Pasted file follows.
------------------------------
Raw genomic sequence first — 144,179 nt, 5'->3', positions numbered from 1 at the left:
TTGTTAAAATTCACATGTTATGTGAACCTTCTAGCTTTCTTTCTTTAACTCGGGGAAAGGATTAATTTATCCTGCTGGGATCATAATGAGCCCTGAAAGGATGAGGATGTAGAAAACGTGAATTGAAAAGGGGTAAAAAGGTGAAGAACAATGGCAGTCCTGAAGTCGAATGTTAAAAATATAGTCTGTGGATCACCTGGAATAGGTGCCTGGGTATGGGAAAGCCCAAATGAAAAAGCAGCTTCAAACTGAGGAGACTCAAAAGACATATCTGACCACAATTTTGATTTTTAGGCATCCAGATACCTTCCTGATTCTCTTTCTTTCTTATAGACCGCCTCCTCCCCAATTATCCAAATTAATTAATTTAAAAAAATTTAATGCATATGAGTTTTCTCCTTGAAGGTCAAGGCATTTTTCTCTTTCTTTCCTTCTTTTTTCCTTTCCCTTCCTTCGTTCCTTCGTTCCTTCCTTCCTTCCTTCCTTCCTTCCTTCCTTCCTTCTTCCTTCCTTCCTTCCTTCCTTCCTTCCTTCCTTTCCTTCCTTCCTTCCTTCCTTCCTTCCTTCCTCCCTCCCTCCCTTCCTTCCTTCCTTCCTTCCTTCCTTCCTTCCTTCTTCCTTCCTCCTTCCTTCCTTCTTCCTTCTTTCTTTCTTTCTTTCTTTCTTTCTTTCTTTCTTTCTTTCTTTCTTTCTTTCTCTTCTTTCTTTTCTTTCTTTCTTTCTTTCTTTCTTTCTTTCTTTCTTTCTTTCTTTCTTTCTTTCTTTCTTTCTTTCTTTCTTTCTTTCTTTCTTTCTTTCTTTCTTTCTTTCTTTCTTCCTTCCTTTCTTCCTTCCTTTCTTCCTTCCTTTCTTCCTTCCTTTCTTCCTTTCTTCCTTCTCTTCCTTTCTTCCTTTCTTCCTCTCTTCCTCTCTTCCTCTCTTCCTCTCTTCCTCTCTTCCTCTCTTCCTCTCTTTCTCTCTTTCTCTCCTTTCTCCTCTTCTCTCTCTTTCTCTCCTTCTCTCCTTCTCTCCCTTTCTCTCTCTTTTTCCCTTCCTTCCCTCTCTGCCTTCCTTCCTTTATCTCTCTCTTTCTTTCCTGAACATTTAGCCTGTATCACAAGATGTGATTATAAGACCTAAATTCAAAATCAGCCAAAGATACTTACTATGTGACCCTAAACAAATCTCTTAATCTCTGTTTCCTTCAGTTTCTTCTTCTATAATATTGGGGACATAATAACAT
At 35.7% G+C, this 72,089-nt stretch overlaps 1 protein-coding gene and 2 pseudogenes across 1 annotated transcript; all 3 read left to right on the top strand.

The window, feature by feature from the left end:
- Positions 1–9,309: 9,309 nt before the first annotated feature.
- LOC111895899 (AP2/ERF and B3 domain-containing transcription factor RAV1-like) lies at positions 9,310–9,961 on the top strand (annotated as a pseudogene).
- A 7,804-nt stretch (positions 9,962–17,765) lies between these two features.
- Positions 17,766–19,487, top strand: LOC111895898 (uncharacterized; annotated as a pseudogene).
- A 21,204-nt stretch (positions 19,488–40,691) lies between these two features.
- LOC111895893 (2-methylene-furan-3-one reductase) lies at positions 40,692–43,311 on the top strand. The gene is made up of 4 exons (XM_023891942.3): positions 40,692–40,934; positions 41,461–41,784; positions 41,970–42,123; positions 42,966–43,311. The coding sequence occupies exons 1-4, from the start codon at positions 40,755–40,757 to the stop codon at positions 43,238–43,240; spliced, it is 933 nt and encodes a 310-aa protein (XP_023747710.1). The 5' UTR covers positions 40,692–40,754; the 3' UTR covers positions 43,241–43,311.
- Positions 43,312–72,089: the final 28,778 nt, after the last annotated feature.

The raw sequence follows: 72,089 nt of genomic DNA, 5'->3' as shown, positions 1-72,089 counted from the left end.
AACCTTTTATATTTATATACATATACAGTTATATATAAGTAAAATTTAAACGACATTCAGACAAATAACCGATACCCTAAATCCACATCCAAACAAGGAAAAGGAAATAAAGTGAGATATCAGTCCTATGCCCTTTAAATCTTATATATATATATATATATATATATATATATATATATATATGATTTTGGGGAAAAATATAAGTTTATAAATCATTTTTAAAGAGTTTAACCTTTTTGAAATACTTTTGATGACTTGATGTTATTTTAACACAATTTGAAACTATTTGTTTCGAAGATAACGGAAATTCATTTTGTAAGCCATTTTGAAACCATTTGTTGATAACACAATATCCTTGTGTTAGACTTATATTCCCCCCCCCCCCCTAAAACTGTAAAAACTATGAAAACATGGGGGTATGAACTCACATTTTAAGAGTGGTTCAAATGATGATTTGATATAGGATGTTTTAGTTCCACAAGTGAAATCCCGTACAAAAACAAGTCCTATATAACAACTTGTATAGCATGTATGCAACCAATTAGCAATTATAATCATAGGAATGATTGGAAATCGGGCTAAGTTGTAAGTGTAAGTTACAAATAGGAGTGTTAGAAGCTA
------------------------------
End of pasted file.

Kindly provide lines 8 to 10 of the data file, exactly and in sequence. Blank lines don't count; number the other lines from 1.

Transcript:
- Positions 17,766–19,487, top strand: LOC111895898 (uncharacterized; annotated as a pseudogene).
- A 21,204-nt stretch (positions 19,488–40,691) lies between these two features.
- LOC111895893 (2-methylene-furan-3-one reductase) lies at positions 40,692–43,311 on the top strand. The gene is made up of 4 exons (XM_023891942.3): positions 40,692–40,934; positions 41,461–41,784; positions 41,970–42,123; positions 42,966–43,311. The coding sequence occupies exons 1-4, from the start codon at positions 40,755–40,757 to the stop codon at positions 43,238–43,240; spliced, it is 933 nt and encodes a 310-aa protein (XP_023747710.1). The 5' UTR covers positions 40,692–40,754; the 3' UTR covers positions 43,241–43,311.